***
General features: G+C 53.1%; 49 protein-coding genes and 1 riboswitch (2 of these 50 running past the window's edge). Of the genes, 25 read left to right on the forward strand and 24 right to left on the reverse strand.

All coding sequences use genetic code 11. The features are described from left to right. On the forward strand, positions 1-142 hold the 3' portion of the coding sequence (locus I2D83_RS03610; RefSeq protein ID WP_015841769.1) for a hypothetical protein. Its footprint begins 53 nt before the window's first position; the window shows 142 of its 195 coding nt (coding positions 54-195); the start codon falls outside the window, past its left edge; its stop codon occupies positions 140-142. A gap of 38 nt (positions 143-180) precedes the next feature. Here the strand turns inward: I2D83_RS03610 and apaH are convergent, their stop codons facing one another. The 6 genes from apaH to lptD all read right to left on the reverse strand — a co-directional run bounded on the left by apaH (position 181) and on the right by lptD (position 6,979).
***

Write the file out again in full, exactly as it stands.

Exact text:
General features: G+C 53.1%; 49 protein-coding genes and 1 riboswitch (2 of these 50 running past the window's edge). Of the genes, 25 read left to right on the forward strand and 24 right to left on the reverse strand.

All coding sequences use genetic code 11. The features are described from left to right. On the forward strand, positions 1-142 hold the 3' portion of the coding sequence (locus I2D83_RS03610; RefSeq protein ID WP_015841769.1) for a hypothetical protein. Its footprint begins 53 nt before the window's first position; the window shows 142 of its 195 coding nt (coding positions 54-195); the start codon falls outside the window, past its left edge; its stop codon occupies positions 140-142. A gap of 38 nt (positions 143-180) precedes the next feature. Here the strand turns inward: I2D83_RS03610 and apaH are convergent, their stop codons facing one another. The 6 genes from apaH to lptD all read right to left on the reverse strand — a co-directional run bounded on the left by apaH (position 181) and on the right by lptD (position 6,979).